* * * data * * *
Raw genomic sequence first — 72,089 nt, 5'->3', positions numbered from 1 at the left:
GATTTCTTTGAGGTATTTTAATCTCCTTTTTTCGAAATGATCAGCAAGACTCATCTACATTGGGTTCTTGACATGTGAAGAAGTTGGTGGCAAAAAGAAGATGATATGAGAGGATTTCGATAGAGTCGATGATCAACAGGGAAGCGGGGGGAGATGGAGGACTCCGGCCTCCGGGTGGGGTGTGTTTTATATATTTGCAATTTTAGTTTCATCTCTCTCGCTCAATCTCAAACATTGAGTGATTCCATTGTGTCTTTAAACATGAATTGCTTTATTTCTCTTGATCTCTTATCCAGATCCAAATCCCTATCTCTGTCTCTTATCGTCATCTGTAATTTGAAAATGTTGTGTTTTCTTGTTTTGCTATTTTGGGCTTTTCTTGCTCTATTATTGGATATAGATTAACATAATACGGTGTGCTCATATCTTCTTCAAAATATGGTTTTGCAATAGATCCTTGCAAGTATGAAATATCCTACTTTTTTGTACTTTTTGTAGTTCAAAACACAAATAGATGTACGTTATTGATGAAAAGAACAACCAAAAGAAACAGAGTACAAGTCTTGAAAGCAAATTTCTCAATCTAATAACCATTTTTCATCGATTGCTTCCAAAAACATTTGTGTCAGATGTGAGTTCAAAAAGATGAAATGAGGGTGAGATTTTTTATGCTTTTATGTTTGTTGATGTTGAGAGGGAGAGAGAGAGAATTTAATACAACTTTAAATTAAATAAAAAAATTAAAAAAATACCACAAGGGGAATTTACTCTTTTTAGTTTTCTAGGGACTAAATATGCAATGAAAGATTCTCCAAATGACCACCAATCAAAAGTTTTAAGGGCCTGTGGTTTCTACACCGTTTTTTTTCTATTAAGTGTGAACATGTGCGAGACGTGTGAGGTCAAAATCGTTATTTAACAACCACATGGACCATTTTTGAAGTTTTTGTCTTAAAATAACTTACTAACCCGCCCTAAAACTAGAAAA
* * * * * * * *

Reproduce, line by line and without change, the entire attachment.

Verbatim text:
Raw genomic sequence first — 72,089 nt, 5'->3', positions numbered from 1 at the left:
GATTTCTTTGAGGTATTTTAATCTCCTTTTTTCGAAATGATCAGCAAGACTCATCTACATTGGGTTCTTGACATGTGAAGAAGTTGGTGGCAAAAAGAAGATGATATGAGAGGATTTCGATAGAGTCGATGATCAACAGGGAAGCGGGGGGAGATGGAGGACTCCGGCCTCCGGGTGGGGTGTGTTTTATATATTTGCAATTTTAGTTTCATCTCTCTCGCTCAATCTCAAACATTGAGTGATTCCATTGTGTCTTTAAACATGAATTGCTTTATTTCTCTTGATCTCTTATCCAGATCCAAATCCCTATCTCTGTCTCTTATCGTCATCTGTAATTTGAAAATGTTGTGTTTTCTTGTTTTGCTATTTTGGGCTTTTCTTGCTCTATTATTGGATATAGATTAACATAATACGGTGTGCTCATATCTTCTTCAAAATATGGTTTTGCAATAGATCCTTGCAAGTATGAAATATCCTACTTTTTTGTACTTTTTGTAGTTCAAAACACAAATAGATGTACGTTATTGATGAAAAGAACAACCAAAAGAAACAGAGTACAAGTCTTGAAAGCAAATTTCTCAATCTAATAACCATTTTTCATCGATTGCTTCCAAAAACATTTGTGTCAGATGTGAGTTCAAAAAGATGAAATGAGGGTGAGATTTTTTATGCTTTTATGTTTGTTGATGTTGAGAGGGAGAGAGAGAGAATTTAATACAACTTTAAATTAAATAAAAAAATTAAAAAAATACCACAAGGGGAATTTACTCTTTTTAGTTTTCTAGGGACTAAATATGCAATGAAAGATTCTCCAAATGACCACCAATCAAAAGTTTTAAGGGCCTGTGGTTTCTACACCGTTTTTTTTCTATTAAGTGTGAACATGTGCGAGACGTGTGAGGTCAAAATCGTTATTTAACAACCACATGGACCATTTTTGAAGTTTTTGTCTTAAAATAACTTACTAACCCGCCCTAAAACTAGAAAA